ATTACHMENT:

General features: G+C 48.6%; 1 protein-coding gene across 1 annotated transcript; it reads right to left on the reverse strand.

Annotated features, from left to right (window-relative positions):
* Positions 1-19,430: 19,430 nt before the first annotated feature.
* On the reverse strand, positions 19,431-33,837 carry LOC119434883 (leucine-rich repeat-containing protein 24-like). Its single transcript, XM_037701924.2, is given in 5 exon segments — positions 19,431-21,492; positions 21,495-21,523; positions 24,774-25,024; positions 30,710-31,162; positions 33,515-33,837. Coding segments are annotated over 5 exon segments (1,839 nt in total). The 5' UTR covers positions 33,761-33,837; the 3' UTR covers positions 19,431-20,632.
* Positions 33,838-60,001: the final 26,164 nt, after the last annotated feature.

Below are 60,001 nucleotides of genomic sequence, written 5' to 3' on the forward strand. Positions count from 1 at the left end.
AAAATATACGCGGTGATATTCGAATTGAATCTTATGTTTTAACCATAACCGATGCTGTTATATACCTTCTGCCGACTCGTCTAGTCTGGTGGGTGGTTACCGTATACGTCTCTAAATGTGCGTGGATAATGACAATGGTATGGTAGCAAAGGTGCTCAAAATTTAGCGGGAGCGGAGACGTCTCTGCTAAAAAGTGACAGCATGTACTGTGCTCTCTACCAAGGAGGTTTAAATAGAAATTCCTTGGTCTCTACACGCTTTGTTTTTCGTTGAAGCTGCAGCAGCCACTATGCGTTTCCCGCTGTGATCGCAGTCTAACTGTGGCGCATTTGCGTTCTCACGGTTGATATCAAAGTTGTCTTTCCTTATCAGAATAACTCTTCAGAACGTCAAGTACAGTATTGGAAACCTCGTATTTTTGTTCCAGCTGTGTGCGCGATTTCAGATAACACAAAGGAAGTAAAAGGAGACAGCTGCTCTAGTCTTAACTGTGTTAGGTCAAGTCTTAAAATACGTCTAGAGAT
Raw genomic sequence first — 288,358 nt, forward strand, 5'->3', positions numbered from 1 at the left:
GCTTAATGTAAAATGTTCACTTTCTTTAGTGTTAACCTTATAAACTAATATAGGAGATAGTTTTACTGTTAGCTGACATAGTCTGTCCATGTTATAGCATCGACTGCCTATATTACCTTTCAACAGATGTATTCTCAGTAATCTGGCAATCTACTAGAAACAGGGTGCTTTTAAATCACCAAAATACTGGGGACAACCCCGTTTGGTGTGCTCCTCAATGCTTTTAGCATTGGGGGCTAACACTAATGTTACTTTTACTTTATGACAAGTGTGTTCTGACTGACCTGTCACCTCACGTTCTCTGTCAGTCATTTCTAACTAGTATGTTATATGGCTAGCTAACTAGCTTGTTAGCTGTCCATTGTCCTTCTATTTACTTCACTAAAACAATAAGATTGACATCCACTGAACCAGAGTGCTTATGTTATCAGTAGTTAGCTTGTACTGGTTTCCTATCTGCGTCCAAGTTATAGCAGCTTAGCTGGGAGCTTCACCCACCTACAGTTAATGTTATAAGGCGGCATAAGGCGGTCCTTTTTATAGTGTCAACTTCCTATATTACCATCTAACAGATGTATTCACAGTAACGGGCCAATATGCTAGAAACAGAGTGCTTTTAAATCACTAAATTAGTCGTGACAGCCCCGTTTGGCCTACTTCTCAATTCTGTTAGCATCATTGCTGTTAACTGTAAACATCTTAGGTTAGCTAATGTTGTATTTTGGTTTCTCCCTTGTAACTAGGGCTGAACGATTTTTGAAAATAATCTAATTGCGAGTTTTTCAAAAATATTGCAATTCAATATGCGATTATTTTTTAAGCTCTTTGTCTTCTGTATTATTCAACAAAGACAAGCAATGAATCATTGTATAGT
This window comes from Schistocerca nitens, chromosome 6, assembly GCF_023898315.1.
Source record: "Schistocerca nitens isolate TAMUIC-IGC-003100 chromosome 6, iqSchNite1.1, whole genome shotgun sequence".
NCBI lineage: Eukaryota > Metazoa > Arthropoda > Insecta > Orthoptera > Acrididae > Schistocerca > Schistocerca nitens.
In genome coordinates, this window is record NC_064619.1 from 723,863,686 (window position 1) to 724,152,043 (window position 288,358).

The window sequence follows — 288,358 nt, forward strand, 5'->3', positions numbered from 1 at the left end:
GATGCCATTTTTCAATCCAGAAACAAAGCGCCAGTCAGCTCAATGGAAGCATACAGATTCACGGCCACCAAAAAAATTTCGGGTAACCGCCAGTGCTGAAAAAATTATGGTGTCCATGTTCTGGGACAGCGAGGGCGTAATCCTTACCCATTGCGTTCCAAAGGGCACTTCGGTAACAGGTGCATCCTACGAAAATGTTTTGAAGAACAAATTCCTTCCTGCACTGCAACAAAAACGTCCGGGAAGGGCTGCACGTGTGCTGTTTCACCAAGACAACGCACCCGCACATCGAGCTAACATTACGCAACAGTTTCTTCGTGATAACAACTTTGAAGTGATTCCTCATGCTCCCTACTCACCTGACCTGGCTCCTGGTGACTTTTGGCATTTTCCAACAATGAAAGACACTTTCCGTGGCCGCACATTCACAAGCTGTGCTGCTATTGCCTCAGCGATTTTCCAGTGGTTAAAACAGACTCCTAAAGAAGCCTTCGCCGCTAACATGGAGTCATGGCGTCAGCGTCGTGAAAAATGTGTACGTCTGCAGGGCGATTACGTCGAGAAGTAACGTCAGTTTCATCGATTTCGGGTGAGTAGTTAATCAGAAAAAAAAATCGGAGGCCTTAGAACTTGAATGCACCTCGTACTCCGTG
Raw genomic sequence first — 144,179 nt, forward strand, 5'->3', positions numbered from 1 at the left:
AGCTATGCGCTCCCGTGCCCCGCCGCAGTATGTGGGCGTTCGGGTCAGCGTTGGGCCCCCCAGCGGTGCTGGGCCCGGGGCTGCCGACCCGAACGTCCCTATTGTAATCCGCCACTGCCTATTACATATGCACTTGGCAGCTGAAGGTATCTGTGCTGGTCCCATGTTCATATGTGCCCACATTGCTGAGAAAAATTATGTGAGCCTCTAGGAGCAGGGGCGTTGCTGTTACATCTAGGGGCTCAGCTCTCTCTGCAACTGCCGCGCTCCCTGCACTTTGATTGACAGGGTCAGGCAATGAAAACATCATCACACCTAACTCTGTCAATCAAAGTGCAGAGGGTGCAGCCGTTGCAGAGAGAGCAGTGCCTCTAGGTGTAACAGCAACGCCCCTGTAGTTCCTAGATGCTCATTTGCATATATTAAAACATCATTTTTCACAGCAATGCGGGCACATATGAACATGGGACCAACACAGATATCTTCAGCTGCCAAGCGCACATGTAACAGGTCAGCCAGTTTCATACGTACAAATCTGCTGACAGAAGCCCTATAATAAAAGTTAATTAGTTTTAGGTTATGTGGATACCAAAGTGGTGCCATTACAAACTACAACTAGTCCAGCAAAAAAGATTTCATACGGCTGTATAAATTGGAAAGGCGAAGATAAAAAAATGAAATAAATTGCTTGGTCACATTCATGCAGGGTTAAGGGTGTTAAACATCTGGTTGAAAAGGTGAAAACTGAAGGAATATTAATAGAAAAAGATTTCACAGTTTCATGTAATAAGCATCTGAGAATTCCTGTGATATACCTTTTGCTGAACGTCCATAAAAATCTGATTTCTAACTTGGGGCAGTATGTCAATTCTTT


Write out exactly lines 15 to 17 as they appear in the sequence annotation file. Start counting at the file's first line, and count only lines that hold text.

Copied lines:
GATGCCATTTTTCAATCCAGAAACAAAGCGCCAGTCAGCTCAATGGAAGCATACAGATTCACGGCCACCAAAAAAATTTCGGGTAACCGCCAGTGCTGAAAAAATTATGGTGTCCATGTTCTGGGACAGCGAGGGCGTAATCCTTACCCATTGCGTTCCAAAGGGCACTTCGGTAACAGGTGCATCCTACGAAAATGTTTTGAAGAACAAATTCCTTCCTGCACTGCAACAAAAACGTCCGGGAAGGGCTGCACGTGTGCTGTTTCACCAAGACAACGCACCCGCACATCGAGCTAACATTACGCAACAGTTTCTTCGTGATAACAACTTTGAAGTGATTCCTCATGCTCCCTACTCACCTGACCTGGCTCCTGGTGACTTTTGGCATTTTCCAACAATGAAAGACACTTTCCGTGGCCGCACATTCACAAGCTGTGCTGCTATTGCCTCAGCGATTTTCCAGTGGTTAAAACAGACTCCTAAAGAAGCCTTCGCCGCTAACATGGAGTCATGGCGTCAGCGTCGTGAAAAATGTGTACGTCTGCAGGGCGATTACGTCGAGAAGTAACGTCAGTTTCATCGATTTCGGGTGAGTAGTTAATCAGAAAAAAAAATCGGAGGCCTTAGAACTTGAATGCACCTCGTACTCCGTG
Raw genomic sequence first — 144,179 nt, forward strand, 5'->3', positions numbered from 1 at the left:
AGCTATGCGCTCCCGTGCCCCGCCGCAGTATGTGGGCGTTCGGGTCAGCGTTGGGCCCCCCAGCGGTGCTGGGCCCGGGGCTGCCGACCCGAACGTCCCTATTGTAATCCGCCACTGCCTATTACATATGCACTTGGCAGCTGAAGGTATCTGTGCTGGTCCCATGTTCATATGTGCCCACATTGCTGAGAAAAATTATGTGAGCCTCTAGGAGCAGGGGCGTTGCTGTTACATCTAGGGGCTCAGCTCTCTCTGCAACTGCCGCGCTCCCTGCACTTTGATTGACAGGGTCAGGCAATGAAAACATCATCACACCTAACTCTGTCAATCAAAGTGCAGAGGGTGCAGCCGTTGCAGAGAGAGCAGTGCCTCTAGGTGTAACAGCAACGCCCCTGTAGTTCCTAGATGCTCATTTGCATATATTAAAACATCATTTTTCACAGCAATGCGGGCACATATGAACATGGGACCAACACAGATATCTTCAGCTGCCAAGCGCACATGTAACAGGTCAGCCAGTTTCATACGTACAAATCTGCTGACAGAAGCCCTATAATAAAAGTTAATTAGTTTTAGGTTATGTGGATACCAAAGTGGTGCCATTACAAACTACAACTAGTCCAGCAAAAAAGATTTCATACGGCTGTATAAATTGGAAAGGCGAAGATAAAAAAATGAAATAAATTGCTTGGTCACATTCATGCAGGGTTAAGGGTGTTAAACATCTGGTTGAAAAGGTGAAAACTGAAGGAATATTAATAGAAAAAGATTTCACAGTTTCATGTAATAAGCATCTGAGAATTCCTGTGATATACCTTTTGCTGAACGTCCATAAAAATCTGATTTCTAACTTGGGGCAGTATGTCAATTCTTT